Regaining Their Form
Having seen Kids In Glass Houses for the first time two years ago, on the third stage at Download with about twenty other people, its great to see how the band have progressed. Download this year saw them promoted to the second stage with a late afternoon slot that sadly they seemed less than happy with, resulting in some apprehension about them regaining their form for their Reading stint.
Taking to the NME stage early on Saturday, it’s immediately clear that this is a different band to the one that greeted the Donington doubters. Instantly the crowd are jumping; excited as the Welsh lads delve headfirst into an adrenaline packed set. Greeted with a mass sing along that threatens to eclipse Aled Phillips vocals, ‘Easy Tiger’ explodes with energy that soon has sections of the crowd dancing whilst ‘Raise Hell’ still gets welcomed in like an old friend, bristling with an emotional punch as Phillips’ vocals seem to cling to every note for as long as possible. Mentioning that the next song maybe familiar to a few people, Phillips jokes about how fitting it is for the day, before launching into the dangerously infectious ‘Saturday’, inciting a wave of jumping bodies. Having danced their way though most of their debut album’s tracks, the quintet leave the best for last as ‘Give Me What I Want’ bounces around the tent, instantaneously fuelling the crowd to sing along and proving that given the right setting, KIGH are an exciting new band to watch.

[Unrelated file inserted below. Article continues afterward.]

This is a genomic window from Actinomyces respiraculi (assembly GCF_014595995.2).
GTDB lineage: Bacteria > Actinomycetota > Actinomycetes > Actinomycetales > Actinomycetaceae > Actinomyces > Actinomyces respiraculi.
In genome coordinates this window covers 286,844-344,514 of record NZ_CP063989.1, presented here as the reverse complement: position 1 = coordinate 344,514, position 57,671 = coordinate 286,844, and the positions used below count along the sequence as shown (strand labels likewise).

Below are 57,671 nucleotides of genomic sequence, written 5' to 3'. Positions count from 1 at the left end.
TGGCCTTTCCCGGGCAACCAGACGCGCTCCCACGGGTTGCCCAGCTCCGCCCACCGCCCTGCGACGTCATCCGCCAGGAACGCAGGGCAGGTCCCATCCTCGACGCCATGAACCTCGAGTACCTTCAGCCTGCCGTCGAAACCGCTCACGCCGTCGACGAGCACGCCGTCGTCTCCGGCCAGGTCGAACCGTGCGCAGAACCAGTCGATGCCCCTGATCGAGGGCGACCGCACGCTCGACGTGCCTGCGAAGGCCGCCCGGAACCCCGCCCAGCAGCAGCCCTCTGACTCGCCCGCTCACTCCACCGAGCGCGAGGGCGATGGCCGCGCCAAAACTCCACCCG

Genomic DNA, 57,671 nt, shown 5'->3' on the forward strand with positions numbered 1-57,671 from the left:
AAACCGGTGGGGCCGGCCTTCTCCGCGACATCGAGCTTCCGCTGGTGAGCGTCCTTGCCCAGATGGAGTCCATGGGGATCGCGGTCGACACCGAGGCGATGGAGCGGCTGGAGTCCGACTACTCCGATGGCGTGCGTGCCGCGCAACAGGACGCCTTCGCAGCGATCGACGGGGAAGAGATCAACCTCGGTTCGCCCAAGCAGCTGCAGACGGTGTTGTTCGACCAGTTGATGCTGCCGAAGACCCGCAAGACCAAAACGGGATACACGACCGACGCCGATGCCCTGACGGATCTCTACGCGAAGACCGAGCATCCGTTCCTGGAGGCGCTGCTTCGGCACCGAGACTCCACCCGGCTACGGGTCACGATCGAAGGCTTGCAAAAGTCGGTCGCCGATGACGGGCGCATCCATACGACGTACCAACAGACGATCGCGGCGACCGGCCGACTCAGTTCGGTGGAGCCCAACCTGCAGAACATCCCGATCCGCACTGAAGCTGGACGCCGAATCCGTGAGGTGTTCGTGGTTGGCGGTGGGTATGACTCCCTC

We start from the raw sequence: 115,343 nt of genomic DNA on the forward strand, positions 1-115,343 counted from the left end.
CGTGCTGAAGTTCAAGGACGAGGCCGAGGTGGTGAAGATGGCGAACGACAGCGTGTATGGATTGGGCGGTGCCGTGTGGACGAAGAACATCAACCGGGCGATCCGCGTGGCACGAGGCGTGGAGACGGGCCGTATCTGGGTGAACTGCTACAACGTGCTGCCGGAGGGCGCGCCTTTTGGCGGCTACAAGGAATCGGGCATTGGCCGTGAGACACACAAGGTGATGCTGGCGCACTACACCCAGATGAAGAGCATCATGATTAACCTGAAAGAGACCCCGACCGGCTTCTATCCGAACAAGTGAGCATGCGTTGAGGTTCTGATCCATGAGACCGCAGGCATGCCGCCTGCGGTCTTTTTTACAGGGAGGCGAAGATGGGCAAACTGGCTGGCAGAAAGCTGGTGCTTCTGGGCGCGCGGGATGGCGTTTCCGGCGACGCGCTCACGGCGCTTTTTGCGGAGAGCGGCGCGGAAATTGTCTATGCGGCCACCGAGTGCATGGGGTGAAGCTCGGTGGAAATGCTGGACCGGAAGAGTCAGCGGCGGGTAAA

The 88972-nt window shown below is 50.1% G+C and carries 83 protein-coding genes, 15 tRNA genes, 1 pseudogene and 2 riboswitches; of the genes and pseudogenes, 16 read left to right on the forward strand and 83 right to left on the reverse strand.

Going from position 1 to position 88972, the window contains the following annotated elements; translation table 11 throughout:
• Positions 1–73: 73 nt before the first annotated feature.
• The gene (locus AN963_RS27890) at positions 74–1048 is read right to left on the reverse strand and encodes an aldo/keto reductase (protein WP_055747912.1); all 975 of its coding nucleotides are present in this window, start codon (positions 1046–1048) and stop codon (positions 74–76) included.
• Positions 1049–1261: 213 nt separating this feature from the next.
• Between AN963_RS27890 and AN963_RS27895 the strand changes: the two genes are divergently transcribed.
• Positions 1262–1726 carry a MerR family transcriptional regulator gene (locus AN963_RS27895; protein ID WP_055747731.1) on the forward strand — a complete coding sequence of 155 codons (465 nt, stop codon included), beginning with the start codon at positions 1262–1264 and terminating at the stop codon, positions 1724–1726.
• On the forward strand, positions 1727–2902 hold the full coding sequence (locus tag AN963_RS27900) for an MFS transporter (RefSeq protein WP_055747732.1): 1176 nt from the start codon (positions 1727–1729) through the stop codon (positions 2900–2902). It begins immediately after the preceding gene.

Energetic and with ridiculously catchy songs to match, this Welsh band made sure that the NME stage was buzzing ahead of their fellow countryman’s closing set later that night.